For instance, my textbook says this, “For very long-term behavior, a fruitful approach (due to Lagrange and Laplace) involves averaging the disturbing function over the mean motions of the planets, resulting in what is known as the secular part of the disturbing function.” Well, I don’t need Poincaré to tell me that this kind of math is going to create indeterminacy. Any math that is based on calculus must be indeterminate, by current axioms, and if you add averaging to that math you have left determinacy far behind. But so what? This kind of math was not created to be determinate, it was created to be useful and “fruitful”, which it is. We must be aware of imprecision and the dangers of all our variable assignments and parameters, but we don’t have to be obsessed with them.
        Chaos theory takes an interest in imprecision to places far beyond the confines of linear math. Chaos theory is often said to be deterministic, but this meaning is imprecise at best. It is deterministic only in the strict sense that it is not quantum chaos theory, for which the term indeterministic is saved. But if the HUP can be shown to apply to macro-systems, as I believe, then all chaos theory is indeterministic. This should have been seen earlier, since it is hard to imagine how a math can be non-linear and deterministic at the same time—especially when the definition of chaos depends on initial uncertainty within variables. Besides, current math theory is quite simply wrong when it claims that calculus is deterministic. [This is the other reason chaos theory is called deterministic, beyond the comparison to quantum chaos theory]. Calculus fakes a sort of determinism by assigning the derivative to a point. But as I have shown in my paper on the foundation of the calculus, this is a misassignment. There can be no change over an instant and no motion at a point.
         The reason that physicists have moved to such maths may be shown by this quote from the Wikipedia article on chaos: "Everyday predictable non-chaotic deterministic systems (like good billiard tables) might seem boring because, in most cases, scientists discovered exactly how they work centuries ago, and nobody who knows how they work will ever be very surprised by them."  That is to say, old physics was over and we had to find something to do. This would be a bit more convincing if there weren't so many fundamental problems still embedded in classical theory and linear maths. I myself am a new researcher in the field, but I find simple mistakes and basic holes on a daily basis—mistakes that are almost remedial and holes that almost audibly yawn. After coming face-to-face with such simple and basic errors it is very difficult to be either impressed or cowed by higher math. It is also difficult to agree with the assessment that scientists fully understand non-chaotic deterministic systems. It would be more accurate to say that scientists and mathematicians have gravitated to esoteric maths and fields in order to hide from their inability to understand simpler fields.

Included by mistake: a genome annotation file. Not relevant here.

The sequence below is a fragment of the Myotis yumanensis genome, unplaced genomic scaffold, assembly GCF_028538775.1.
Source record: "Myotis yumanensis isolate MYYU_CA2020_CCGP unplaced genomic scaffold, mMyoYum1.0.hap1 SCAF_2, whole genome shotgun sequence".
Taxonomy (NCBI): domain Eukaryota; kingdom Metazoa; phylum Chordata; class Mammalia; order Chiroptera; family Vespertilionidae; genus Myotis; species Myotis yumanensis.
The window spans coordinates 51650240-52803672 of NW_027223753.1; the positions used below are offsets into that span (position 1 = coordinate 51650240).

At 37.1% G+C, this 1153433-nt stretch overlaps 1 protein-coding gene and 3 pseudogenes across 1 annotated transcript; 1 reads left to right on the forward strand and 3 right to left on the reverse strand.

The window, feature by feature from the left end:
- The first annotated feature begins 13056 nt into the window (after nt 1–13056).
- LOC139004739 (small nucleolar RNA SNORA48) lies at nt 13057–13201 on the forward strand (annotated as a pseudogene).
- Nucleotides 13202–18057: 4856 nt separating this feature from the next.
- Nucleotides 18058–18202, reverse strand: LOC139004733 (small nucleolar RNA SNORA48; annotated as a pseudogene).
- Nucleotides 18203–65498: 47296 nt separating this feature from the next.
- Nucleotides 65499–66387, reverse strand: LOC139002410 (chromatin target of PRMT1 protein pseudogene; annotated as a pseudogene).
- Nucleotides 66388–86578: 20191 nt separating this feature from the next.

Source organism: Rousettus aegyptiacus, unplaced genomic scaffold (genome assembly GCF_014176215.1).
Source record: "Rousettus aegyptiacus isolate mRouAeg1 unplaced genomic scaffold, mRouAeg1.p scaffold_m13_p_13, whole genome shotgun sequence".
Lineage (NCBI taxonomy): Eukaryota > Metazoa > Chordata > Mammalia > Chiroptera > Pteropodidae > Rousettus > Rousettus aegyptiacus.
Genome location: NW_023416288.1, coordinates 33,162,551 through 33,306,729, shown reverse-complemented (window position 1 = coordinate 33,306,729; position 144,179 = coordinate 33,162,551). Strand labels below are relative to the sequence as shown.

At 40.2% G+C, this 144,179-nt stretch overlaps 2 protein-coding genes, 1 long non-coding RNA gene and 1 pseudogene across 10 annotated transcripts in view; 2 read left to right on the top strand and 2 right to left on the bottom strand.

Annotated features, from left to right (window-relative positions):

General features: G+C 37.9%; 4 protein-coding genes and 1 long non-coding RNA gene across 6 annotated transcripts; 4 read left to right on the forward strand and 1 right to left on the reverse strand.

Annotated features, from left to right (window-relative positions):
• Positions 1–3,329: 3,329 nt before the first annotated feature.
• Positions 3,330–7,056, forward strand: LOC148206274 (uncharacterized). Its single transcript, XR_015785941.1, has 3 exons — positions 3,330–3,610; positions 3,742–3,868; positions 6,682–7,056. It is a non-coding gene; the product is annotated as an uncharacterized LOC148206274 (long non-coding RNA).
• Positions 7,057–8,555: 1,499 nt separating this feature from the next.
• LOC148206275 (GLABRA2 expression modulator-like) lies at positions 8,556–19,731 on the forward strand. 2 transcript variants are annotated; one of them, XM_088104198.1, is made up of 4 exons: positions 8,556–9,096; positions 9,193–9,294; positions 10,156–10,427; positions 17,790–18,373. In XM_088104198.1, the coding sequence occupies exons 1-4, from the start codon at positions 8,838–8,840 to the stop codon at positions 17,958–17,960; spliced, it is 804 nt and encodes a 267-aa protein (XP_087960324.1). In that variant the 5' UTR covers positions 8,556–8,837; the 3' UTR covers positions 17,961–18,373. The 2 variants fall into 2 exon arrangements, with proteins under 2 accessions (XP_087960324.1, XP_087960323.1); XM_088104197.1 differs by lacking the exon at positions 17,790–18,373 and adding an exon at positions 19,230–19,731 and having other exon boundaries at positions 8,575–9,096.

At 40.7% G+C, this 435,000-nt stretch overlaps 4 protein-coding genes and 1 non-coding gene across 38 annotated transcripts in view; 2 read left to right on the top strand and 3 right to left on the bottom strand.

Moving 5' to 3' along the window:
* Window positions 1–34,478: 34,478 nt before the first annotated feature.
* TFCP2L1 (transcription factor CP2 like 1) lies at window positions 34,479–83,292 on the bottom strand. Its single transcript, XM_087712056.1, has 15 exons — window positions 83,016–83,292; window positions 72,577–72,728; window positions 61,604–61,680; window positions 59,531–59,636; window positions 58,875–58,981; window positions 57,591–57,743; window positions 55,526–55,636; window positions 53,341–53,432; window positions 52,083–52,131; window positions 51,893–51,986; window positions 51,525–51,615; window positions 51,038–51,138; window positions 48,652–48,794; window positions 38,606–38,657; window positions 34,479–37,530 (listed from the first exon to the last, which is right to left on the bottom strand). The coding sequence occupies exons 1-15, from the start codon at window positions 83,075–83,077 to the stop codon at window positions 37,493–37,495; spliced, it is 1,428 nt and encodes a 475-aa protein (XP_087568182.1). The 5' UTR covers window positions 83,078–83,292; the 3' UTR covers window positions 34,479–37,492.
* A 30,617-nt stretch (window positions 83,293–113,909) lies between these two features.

All this goes to say that the popular mathematics of chaos theory has obscured the fundamental problems of its field. It, along with the tensor calculus, Lagrangian and Hamiltonian math, and other higher maths, has buried much greater conceptual anomalies under a blanket of complex variables. We are taught to bow to the implications of chaos theory and to devote endless hours of modeling time to discovering which mathematical operations cause the most error. All this when we have gigantic errors staring us right in the face from direct observational data.
        The errors our equations are lending us are infinitesimal compared to the errors we buy freely by failing to look closely at the world in front of us. If we want to devote time to a problem, it would be better to devote it to explaining why orbits are stable, instead of devoting it to mathematical niceties that add little to our knowledge and nothing to our concepts.
        It seems to me that modern physicists hide in their math to avoid doing basic physics, a physics that is never as easy as creating models of indeterminacy in fictional fields. They prefer the chaos in their models, which is in some sense controllable and finite (if only because it can be stopped by turning off the computer) to the chaos in their basic theories, which was created by them and their precursors, and which cannot be turned off except by making better sense of it.

[Click here to read more about Laplace and the 3-body Problem.]

There are many other similar mysteries about the stability of orbits, but I think I have made my point in regard to the circular orbit. Let us now graduate from the mysteries of the circular orbit to the mysteries of the elliptical orbit. As you know, Kepler told us that all orbits are ellipses, the nearly circular orbit being only a special case. Does an elliptical orbit solve any of the problems I have outlined above? Is it easier to explain the creation of orbits and the stability of orbits? No. Kepler does not address any of the things I have mentioned above. No one addresses these problems. Neither Kepler nor Newton nor Einstein nor anyone else has tried to build a necessary connection between the tangential velocity and the centripetal acceleration, not with elliptical orbits or any other orbits. Kepler's second law states that a planet sweeps out equal areas in equal times. This is achieved by varying the orbital velocity of the planet, obviously. In this case there is no tangential velocity, as least not as there was in the circular example, since only two tangents will be perpendicular to the line from the sun (perihelion and aphelion). So it is unclear where the initial velocity of the planet, before it was captured, has gone. Is it still a constant piece of the compositional velocity, or has it been lost? How can we explain the formation of the ellipse and its stability?